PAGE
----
10 Things You May Not Know About World War I

 
This image was shown on the 9 January 1915 issue of The Illustrated London News, entitled "British and German Soldiers Arm-in-Arm Exchanging Headgear: A Christmas Truce between Opposing Trenches"
 
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Allied POWs: a Vietnamese, Tunisian, Senegalese, Sudanese, Russian, American, Portuguese, and an Englishman in a German prison camp
Allied POWs: a Vietnamese, Tunisian, Senegalese, Sudanese, Russian, American, Portuguese, and an Englishman in a German prison camp

World War I was fought from 28 July 1914 to 11 November 1918. Because many of the combatants had colonies and alliances beyond the continent, it drew in others from around the world. And due to the technological advances at the time, over 9 million soldiers and more than 7 million civilians died.

WWI would change the map of Europe and end in such a way that made WWII inevitable. Despite its impact even today, there’s a lot many don’t know about this conflict.

1. Soldiers of the Allied Powers and the Central Powers celebrated Christmas together.
This image was shown on the 9 January 1915 issue of The Illustrated London News, entitled "British and German Soldiers Arm-in-Arm Exchanging Headgear: A Christmas Truce between Opposing Trenches"
This image was shown on the 9 January 1915 issue of The Illustrated London News, entitled “British and German Soldiers Arm-in-Arm Exchanging Headgear: A Christmas Truce between Opposing Trenches”

This is known as the Christmas Truce. By September 1914, both sides were ensconced in trenches. The Germans were trying to break through into France, while the Allies were determined to avoid that and push them out.

As Christmas approached, ceasefires were called so both sides could bury their dead. But on December 25, something very strange happened. About 100,000 British and German soldiers put aside their guns, shook hands, and exchanged food and gifts. By 1915, however, as the casualties grew, the camaraderie ended and there were no more truces.

2. Aviators from both sides got along.
American machine gunners shot down this German Hannover CL III in France's Argonne region on 4 October 1918
American machine gunners shot down this German Hannover CL III in France’s Argonne region on 4 October 1918

Even after the Christmas Truce ended, Allied and Central pilots continued their camaraderie. It’s believed they saw themselves as a breed apart, and that flying distanced them emotionally from the horrors below.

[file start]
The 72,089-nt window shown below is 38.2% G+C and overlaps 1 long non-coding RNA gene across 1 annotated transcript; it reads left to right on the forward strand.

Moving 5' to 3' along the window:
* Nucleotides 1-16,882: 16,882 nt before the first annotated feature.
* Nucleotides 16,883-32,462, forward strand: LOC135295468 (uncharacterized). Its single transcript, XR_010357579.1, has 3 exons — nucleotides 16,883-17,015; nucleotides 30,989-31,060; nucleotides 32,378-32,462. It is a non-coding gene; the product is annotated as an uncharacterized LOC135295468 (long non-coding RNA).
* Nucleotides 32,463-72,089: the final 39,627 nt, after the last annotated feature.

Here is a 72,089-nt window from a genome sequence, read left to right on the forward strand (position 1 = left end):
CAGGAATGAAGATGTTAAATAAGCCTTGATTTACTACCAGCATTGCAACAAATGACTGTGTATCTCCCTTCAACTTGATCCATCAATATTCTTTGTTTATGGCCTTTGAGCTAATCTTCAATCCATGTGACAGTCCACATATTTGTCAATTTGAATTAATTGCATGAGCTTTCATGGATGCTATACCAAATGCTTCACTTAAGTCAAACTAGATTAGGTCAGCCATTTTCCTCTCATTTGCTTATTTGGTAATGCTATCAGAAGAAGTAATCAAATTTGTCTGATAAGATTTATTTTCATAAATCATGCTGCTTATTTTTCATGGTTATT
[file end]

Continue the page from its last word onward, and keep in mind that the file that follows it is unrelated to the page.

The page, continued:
In 1915, a German pilot who was downed behind Allied lines was first wined and dined by Allied aviators before they handed him over to the military. When an “enemy” pilot was shot down, aviators of the other side would fly over enemy territory to drop a note, letting them know if the downed pilot died or was taken alive into custody.

3. The war forced Britain to improve healthcare services for its people.
Recruitment poster depicting Lord Herbert Kitchener, British Secretary of State for War
Recruitment poster depicting Lord Herbert Kitchener, British Secretary of State for War

Although the country entered the war at the height of its wealth and power, very little of that wealth reached the vast majority of the British people. Malnutrition was so widespread, that of the millions who applied to become soldiers, almost 40% had to be rejected.

Today, the average height of an adult British Caucasian male is about 5’9”. In 1914, their average height was 5’2”, though a member of the upper class stood about 5’6” These findings shamed the government into providing subsidized health care for common people.

4. Millions of minors served in the military.
Edouard, an orphan, is probably 15-years-old in this picture. He is shown standing with his "new parents," members of the French military. To glorify his service, the caption calls him Le Petite Bleu (the little blue) because of the blue pants all poilu (common soldiers) wear
Edouard, an orphan, is probably 15-years-old in this picture. He is shown standing with his “new parents,” members of the French military. To glorify his service, the caption calls him Le Petite Bleu (the little blue) because of the blue pants all poilu (common soldiers) wore

The official age required to become a recruit was between 18 and 19, but it was rarely enforced. Poverty and desperation forced many to lie about their age because they needed jobs and food. There were an estimated 250,000 minors from Britain, alone, the youngest being 12; while Canada sent over 20,000 minors.

Desperate for soldiers, some countries were willing to look the other way, while others, like France, encouraged boys as young as 15 to join. Once in, they were treated the same as the older men. Many died, as a result.

5. Canadian troops were feared by the Germans.
Canadian Soldiers at the Somme in November 1916
Canadian Soldiers at the Somme in November 1916

Though most people think of Canada as a peaceful nation, Canadian soldiers developed a fierce reputation during the war. The Germans called them Sturmtruppen (storm troopers), because of their success in seizing enemy trenches and for taking extreme risks.

The Canadian soldiers also led the Allies to victory at the battles of Vimy and Passchendaele, which the British and French had failed to take. Whenever the Germans realized that Canadian forces were advancing, they prepared themselves for the worst. It’s perhaps no accident that Canadian soldiers were the highest paid among the Allies.

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